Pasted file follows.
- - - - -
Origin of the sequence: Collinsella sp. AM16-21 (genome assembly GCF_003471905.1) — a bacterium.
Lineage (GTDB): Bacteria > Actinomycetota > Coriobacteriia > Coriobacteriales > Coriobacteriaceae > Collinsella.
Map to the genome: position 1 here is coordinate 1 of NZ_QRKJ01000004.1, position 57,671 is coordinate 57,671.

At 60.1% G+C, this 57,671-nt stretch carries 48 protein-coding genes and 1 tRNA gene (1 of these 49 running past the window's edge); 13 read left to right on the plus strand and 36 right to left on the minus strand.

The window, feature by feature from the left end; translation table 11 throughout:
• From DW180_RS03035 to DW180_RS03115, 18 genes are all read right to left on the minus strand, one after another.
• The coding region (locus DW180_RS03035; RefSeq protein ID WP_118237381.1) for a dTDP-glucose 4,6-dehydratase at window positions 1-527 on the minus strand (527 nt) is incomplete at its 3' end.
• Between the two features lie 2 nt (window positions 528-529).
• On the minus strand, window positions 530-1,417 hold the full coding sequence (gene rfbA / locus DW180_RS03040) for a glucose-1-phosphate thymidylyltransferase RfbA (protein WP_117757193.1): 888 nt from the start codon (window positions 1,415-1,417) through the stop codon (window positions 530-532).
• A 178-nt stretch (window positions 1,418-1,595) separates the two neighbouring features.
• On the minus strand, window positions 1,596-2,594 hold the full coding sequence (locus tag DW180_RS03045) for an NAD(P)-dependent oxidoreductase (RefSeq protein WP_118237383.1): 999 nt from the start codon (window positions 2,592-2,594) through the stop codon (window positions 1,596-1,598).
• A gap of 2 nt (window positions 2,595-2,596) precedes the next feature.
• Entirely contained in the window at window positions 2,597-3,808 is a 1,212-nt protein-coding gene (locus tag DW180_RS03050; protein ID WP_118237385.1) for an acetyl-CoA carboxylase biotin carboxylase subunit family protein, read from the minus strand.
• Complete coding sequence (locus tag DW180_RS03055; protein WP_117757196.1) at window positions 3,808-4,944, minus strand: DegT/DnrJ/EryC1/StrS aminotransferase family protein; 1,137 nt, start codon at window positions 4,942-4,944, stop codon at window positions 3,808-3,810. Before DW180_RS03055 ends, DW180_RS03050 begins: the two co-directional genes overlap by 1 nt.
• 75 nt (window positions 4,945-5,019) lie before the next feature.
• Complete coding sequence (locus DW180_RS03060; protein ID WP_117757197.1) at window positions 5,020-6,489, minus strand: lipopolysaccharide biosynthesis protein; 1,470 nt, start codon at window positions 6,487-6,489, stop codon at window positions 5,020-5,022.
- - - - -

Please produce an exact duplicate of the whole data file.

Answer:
Origin of the sequence: Collinsella sp. AM16-21 (genome assembly GCF_003471905.1) — a bacterium.
Lineage (GTDB): Bacteria > Actinomycetota > Coriobacteriia > Coriobacteriales > Coriobacteriaceae > Collinsella.
Map to the genome: position 1 here is coordinate 1 of NZ_QRKJ01000004.1, position 57,671 is coordinate 57,671.

At 60.1% G+C, this 57,671-nt stretch carries 48 protein-coding genes and 1 tRNA gene (1 of these 49 running past the window's edge); 13 read left to right on the plus strand and 36 right to left on the minus strand.

The window, feature by feature from the left end; translation table 11 throughout:
• From DW180_RS03035 to DW180_RS03115, 18 genes are all read right to left on the minus strand, one after another.
• The coding region (locus DW180_RS03035; RefSeq protein ID WP_118237381.1) for a dTDP-glucose 4,6-dehydratase at window positions 1-527 on the minus strand (527 nt) is incomplete at its 3' end.
• Between the two features lie 2 nt (window positions 528-529).
• On the minus strand, window positions 530-1,417 hold the full coding sequence (gene rfbA / locus DW180_RS03040) for a glucose-1-phosphate thymidylyltransferase RfbA (protein WP_117757193.1): 888 nt from the start codon (window positions 1,415-1,417) through the stop codon (window positions 530-532).
• A 178-nt stretch (window positions 1,418-1,595) separates the two neighbouring features.
• On the minus strand, window positions 1,596-2,594 hold the full coding sequence (locus tag DW180_RS03045) for an NAD(P)-dependent oxidoreductase (RefSeq protein WP_118237383.1): 999 nt from the start codon (window positions 2,592-2,594) through the stop codon (window positions 1,596-1,598).
• A gap of 2 nt (window positions 2,595-2,596) precedes the next feature.
• Entirely contained in the window at window positions 2,597-3,808 is a 1,212-nt protein-coding gene (locus tag DW180_RS03050; protein ID WP_118237385.1) for an acetyl-CoA carboxylase biotin carboxylase subunit family protein, read from the minus strand.
• Complete coding sequence (locus tag DW180_RS03055; protein WP_117757196.1) at window positions 3,808-4,944, minus strand: DegT/DnrJ/EryC1/StrS aminotransferase family protein; 1,137 nt, start codon at window positions 4,942-4,944, stop codon at window positions 3,808-3,810. Before DW180_RS03055 ends, DW180_RS03050 begins: the two co-directional genes overlap by 1 nt.
• 75 nt (window positions 4,945-5,019) lie before the next feature.
• Complete coding sequence (locus DW180_RS03060; protein ID WP_117757197.1) at window positions 5,020-6,489, minus strand: lipopolysaccharide biosynthesis protein; 1,470 nt, start codon at window positions 6,487-6,489, stop codon at window positions 5,020-5,022.